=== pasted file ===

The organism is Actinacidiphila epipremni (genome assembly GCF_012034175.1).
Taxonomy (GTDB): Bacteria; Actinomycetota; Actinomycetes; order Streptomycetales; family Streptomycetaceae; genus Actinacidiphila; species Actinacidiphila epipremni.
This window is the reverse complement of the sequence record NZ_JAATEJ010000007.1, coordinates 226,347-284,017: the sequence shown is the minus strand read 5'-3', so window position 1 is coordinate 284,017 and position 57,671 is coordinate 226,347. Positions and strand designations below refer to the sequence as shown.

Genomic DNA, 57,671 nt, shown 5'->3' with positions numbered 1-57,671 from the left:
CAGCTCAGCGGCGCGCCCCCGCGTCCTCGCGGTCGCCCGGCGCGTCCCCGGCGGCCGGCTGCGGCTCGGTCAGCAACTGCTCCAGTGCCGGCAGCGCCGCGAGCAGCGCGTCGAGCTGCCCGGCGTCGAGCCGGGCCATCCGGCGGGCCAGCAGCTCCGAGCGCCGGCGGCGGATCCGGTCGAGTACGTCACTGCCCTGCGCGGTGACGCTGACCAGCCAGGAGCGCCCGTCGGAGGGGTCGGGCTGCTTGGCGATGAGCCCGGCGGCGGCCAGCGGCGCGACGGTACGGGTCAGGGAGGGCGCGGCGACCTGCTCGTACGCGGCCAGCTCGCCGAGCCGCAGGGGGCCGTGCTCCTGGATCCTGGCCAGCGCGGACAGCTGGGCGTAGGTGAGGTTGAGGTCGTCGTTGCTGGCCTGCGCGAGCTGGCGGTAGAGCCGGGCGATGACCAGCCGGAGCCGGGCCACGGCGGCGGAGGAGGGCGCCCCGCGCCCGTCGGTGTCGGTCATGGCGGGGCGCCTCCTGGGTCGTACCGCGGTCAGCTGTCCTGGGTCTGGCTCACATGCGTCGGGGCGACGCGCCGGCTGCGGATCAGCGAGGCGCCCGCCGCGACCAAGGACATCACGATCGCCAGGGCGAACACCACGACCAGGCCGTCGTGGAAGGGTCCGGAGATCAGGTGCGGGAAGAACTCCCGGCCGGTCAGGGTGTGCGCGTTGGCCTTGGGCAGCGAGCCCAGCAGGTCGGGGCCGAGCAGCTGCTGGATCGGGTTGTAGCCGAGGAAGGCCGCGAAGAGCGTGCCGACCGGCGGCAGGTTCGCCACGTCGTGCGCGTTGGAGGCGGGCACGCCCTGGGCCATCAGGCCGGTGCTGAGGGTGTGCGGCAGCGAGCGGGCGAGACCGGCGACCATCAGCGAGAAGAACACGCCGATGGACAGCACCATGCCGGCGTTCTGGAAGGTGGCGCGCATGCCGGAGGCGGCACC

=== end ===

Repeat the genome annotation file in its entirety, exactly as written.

The organism is Actinacidiphila epipremni (genome assembly GCF_012034175.1).
Taxonomy (GTDB): Bacteria; Actinomycetota; Actinomycetes; order Streptomycetales; family Streptomycetaceae; genus Actinacidiphila; species Actinacidiphila epipremni.
This window is the reverse complement of the sequence record NZ_JAATEJ010000007.1, coordinates 226,347-284,017: the sequence shown is the minus strand read 5'-3', so window position 1 is coordinate 284,017 and position 57,671 is coordinate 226,347. Positions and strand designations below refer to the sequence as shown.

Genomic DNA, 57,671 nt, shown 5'->3' with positions numbered 1-57,671 from the left:
CAGCTCAGCGGCGCGCCCCCGCGTCCTCGCGGTCGCCCGGCGCGTCCCCGGCGGCCGGCTGCGGCTCGGTCAGCAACTGCTCCAGTGCCGGCAGCGCCGCGAGCAGCGCGTCGAGCTGCCCGGCGTCGAGCCGGGCCATCCGGCGGGCCAGCAGCTCCGAGCGCCGGCGGCGGATCCGGTCGAGTACGTCACTGCCCTGCGCGGTGACGCTGACCAGCCAGGAGCGCCCGTCGGAGGGGTCGGGCTGCTTGGCGATGAGCCCGGCGGCGGCCAGCGGCGCGACGGTACGGGTCAGGGAGGGCGCGGCGACCTGCTCGTACGCGGCCAGCTCGCCGAGCCGCAGGGGGCCGTGCTCCTGGATCCTGGCCAGCGCGGACAGCTGGGCGTAGGTGAGGTTGAGGTCGTCGTTGCTGGCCTGCGCGAGCTGGCGGTAGAGCCGGGCGATGACCAGCCGGAGCCGGGCCACGGCGGCGGAGGAGGGCGCCCCGCGCCCGTCGGTGTCGGTCATGGCGGGGCGCCTCCTGGGTCGTACCGCGGTCAGCTGTCCTGGGTCTGGCTCACATGCGTCGGGGCGACGCGCCGGCTGCGGATCAGCGAGGCGCCCGCCGCGACCAAGGACATCACGATCGCCAGGGCGAACACCACGACCAGGCCGTCGTGGAAGGGTCCGGAGATCAGGTGCGGGAAGAACTCCCGGCCGGTCAGGGTGTGCGCGTTGGCCTTGGGCAGCGAGCCCAGCAGGTCGGGGCCGAGCAGCTGCTGGATCGGGTTGTAGCCGAGGAAGGCCGCGAAGAGCGTGCCGACCGGCGGCAGGTTCGCCACGTCGTGCGCGTTGGAGGCGGGCACGCCCTGGGCCATCAGGCCGGTGCTGAGGGTGTGCGGCAGCGAGCGGGCGAGACCGGCGACCATCAGCGAGAAGAACACGCCGATGGACAGCACCATGCCGGCGTTCTGGAAGGTGGCGCGCATGCCGGAGGCGGCACC